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Reviews Written by
C. Porter (Worcester, England)
(VINE VOICE)    (REAL NAME)   

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Superpowers for Parents: The Psychology of Great Parenting and Happy Children
Superpowers for Parents: The Psychology of Great Parenting and Happy Children
by Stephen Briers
Edition: Paperback

2 of 2 people found the following review helpful
4.0 out of 5 stars Good reference you can dip into., 19 Nov. 2008
Customer review from the Amazon Vine Programme (What's this?)
One size doesn't fit all, and all the more so where kids are involved.

So this book is a re-assuring reference, and very welcome.

It's written in a friendly and non-judgmental way (which in itself is re-assuring) and covers a vast array of potential worrisome scenarios for parents.

'Guide books' in this area can tend to be a little 'wholesome', but this is firmly on the right side of being preachy. I don't believe there will ever be a compendium that covers every eventuality where kids are concerned, but this is a refreshing and very readable stab at keeping you reading, and (perhaps more importantly) keeping you sane.

Recommended.


Tim Vine - Live - So I Said To This Bloke [DVD]
Tim Vine - Live - So I Said To This Bloke [DVD]
Dvd ~ Tim Vine
Offered by DVD Overstocks
Price: £5.73

2 of 5 people found the following review helpful
3.0 out of 5 stars A game of 2 halves, 20 Oct. 2008
Customer review from the Amazon Vine Programme (What's this?)
I haven't seen Tim Vine before, so didn't know what to expect.

It's an interesting mixed bag. The one-liners are a mix of innovative, funny and surreal on the one hand, and tortuous or downright unfunny on the other. The sight gags are great for the most part, and the self-deprecating acknowledgement of the tackiness of some of the props is judged well.

The opening 5 minutes is a blizzard of gags, most of which hit the mark, but then comes the first of the over-long intervals between the rapid-fire stuff. I understand that they may be needed to allow your brain to re-group after the sheer velocity of the one-liners - but they just aren't terribly funny, unfortunately. I know that comedy is very subjective (I never really got on with Vic n Bob, until Shooting Stars, for instance), but the 'interludes between the funny bits' (as I like to think of them) didn't half seem to drag, too.

I found 'Pen Behind The Ear' excruciatingly unfunny and overly long. Other people may find it hilarious.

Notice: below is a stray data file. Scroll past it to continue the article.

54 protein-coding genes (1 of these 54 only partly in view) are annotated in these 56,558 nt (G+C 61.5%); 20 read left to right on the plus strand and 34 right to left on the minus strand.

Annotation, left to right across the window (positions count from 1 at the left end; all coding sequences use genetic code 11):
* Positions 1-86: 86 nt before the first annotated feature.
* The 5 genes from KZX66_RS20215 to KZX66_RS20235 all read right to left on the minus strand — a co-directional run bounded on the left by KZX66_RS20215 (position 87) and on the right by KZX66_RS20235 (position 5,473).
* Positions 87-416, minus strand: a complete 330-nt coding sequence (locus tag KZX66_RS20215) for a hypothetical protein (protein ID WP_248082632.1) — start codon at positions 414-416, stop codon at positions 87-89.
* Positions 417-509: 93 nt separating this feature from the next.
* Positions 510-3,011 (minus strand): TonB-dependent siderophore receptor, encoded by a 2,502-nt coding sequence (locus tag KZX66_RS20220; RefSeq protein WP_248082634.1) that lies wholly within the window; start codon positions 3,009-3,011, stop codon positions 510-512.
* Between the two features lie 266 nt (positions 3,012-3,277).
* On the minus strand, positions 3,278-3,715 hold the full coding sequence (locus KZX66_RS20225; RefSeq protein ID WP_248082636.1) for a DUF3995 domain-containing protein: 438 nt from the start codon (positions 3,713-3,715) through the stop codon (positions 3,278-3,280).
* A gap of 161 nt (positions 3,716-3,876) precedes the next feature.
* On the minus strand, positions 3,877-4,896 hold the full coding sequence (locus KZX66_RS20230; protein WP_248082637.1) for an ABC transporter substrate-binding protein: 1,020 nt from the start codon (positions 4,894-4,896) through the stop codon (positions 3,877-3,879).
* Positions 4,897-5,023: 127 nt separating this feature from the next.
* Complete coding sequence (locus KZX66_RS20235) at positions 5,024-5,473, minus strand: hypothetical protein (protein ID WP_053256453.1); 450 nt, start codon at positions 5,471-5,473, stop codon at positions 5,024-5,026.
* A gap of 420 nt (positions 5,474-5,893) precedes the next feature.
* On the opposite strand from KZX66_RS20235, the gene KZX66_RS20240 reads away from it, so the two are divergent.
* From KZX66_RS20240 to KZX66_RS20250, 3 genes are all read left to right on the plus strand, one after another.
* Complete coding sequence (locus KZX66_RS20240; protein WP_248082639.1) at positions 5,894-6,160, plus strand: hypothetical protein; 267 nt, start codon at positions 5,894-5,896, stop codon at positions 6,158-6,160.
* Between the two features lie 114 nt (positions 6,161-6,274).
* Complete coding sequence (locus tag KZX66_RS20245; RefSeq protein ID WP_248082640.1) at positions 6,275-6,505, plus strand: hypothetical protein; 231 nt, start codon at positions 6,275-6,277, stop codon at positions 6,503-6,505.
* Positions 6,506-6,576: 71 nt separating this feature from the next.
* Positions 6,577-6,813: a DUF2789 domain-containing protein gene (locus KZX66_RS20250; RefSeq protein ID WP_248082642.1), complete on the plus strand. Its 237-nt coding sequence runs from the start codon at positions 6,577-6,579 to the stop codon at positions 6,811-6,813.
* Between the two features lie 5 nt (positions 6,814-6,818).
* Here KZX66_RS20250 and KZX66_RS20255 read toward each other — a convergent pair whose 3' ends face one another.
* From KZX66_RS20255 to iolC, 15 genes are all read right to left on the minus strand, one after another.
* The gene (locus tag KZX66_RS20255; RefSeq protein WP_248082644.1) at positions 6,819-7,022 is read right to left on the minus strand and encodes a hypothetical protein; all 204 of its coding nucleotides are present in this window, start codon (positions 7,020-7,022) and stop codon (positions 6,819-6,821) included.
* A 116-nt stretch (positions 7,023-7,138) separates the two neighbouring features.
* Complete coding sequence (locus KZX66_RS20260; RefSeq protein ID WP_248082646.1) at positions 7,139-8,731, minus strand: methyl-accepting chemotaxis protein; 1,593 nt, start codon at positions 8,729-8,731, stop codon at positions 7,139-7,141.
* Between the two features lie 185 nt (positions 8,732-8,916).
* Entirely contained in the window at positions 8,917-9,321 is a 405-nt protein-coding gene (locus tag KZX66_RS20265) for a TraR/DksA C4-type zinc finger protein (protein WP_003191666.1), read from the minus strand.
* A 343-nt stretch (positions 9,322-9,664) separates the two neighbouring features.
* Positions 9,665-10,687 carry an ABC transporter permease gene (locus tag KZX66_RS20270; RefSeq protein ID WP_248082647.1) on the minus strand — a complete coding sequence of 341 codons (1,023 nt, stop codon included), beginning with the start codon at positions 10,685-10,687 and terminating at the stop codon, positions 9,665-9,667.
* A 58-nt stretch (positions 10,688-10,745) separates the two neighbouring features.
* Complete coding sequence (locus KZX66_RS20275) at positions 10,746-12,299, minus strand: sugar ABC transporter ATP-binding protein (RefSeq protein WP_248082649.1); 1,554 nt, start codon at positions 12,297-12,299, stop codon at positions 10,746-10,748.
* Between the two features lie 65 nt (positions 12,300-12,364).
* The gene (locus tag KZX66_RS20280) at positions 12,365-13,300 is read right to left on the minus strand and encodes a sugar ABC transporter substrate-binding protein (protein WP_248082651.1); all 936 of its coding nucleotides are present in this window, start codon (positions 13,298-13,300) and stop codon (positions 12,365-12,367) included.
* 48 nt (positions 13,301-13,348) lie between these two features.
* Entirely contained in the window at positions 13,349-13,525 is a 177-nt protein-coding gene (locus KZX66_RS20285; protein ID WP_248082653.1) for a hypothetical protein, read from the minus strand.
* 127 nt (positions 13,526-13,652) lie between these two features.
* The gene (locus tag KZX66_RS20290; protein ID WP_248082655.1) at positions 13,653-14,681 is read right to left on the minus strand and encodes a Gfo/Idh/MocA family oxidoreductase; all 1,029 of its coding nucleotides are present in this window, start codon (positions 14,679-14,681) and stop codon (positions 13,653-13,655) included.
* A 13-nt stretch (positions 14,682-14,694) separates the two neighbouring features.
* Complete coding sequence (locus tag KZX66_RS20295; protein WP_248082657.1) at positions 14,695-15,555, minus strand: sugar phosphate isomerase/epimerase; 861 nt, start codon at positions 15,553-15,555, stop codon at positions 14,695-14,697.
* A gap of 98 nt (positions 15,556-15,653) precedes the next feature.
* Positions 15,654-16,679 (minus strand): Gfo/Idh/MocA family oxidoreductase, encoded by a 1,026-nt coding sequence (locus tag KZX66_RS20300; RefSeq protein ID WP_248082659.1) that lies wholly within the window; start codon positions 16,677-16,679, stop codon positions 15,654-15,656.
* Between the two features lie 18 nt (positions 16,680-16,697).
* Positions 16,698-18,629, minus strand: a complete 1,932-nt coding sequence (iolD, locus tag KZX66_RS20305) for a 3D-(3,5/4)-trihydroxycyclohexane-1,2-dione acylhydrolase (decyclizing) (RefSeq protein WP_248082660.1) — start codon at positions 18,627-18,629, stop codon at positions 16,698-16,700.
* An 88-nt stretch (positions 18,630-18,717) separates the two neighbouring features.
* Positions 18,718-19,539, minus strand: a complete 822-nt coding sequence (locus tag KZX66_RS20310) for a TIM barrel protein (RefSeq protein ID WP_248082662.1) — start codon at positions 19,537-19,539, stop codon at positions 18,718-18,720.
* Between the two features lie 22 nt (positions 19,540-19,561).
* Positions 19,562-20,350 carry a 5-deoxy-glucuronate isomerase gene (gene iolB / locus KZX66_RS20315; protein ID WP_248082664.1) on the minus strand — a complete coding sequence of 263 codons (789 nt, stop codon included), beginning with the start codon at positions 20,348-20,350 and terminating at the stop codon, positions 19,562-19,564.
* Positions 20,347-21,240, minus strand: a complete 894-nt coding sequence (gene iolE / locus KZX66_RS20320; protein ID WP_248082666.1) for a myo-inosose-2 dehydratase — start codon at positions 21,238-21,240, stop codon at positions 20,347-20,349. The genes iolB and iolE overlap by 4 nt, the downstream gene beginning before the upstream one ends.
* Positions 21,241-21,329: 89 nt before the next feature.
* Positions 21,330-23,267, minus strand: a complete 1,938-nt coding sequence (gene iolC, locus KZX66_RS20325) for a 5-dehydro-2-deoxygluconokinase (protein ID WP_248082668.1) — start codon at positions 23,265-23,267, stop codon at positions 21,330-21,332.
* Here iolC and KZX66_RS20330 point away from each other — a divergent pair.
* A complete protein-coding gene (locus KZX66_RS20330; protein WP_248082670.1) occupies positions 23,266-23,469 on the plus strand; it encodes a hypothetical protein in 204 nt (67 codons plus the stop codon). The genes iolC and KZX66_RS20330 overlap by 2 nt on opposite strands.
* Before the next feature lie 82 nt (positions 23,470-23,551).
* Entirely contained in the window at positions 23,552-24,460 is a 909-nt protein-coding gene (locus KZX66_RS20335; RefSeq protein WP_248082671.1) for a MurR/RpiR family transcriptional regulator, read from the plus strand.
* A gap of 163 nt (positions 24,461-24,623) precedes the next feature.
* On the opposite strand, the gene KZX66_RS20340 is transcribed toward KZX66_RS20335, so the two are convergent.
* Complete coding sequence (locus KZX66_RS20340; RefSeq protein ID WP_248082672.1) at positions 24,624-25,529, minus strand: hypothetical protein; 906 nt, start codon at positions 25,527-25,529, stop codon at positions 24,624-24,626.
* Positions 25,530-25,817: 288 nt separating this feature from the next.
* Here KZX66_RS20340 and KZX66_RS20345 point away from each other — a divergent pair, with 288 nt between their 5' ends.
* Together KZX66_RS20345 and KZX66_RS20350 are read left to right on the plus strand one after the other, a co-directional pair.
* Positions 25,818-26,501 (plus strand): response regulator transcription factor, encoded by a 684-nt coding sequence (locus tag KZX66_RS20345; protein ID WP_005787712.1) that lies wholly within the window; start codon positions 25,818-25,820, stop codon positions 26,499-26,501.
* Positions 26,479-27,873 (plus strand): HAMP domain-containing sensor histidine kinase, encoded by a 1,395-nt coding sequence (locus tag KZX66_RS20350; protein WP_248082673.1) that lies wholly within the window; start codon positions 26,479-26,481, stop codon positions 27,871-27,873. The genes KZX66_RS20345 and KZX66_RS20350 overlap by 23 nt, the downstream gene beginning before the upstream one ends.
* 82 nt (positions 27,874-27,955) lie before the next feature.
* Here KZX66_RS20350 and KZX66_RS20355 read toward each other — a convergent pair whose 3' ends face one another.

But when he's funny, he's very funny. Some of the jokes are genuinely great, and should you groan at others, another will be along quickly that might tickle you - rather like the ethos behind The Fast Show.

The DVD extras were pretty risible, unfortunately, with the notable exception of the Native American name of the boating coach - I'll leave you to discover that for yourself...

On a final note (Tim would no doubt interject "F sharp?" at this point), he didn't need to resort to a single swear word, I don't think - and that was quite refreshing in current stand-up.


And Maybe A Tree Will Rise Out Of Me
And Maybe A Tree Will Rise Out Of Me
Offered by Hagewitt
Price: £13.85

2.0 out of 5 stars Oh. Dear., 6 Sept. 2008
Customer review from the Amazon Vine Programme (What's this?)
I really wanted to like this, and the jazz chops are all there from the musicians, but....

Oh. Dear.

The lyrics are mawkish to the point of toe-curling awfulness, the subject matter is crushingly depressing for the most part and just doesn't sit comfortably with the deftness and 'lite'-ness of the music.

"Flyin'" is a good moment, but ultimately this artist's voice (which is reminiscent of both Jacqui Dankworth and Alison Moyet) doesn't have the panache or durability of either. She sings in a clipped, mannered style which makes her seem afraid of sustaining a note for fear of us noting her shortcomings in terms of tone. There is some pitchiness to the delivery, too - but it is deliberate, I'm sure, and meant to imbue proceedings with emotion, but ultimately this never quite works, and doesn't connect.

A shame.


Royal Weddings
Royal Weddings
by Julia Melchior
Edition: Hardcover

0 of 1 people found the following review helpful
2.0 out of 5 stars Disappointing, 4 Sept. 2008
This review is from: Royal Weddings (Hardcover)
Customer review from the Amazon Vine Programme (What's this?)
I selected this title hoping that it might be a mixture of candid and official pics culled from a vast array of royal hitches.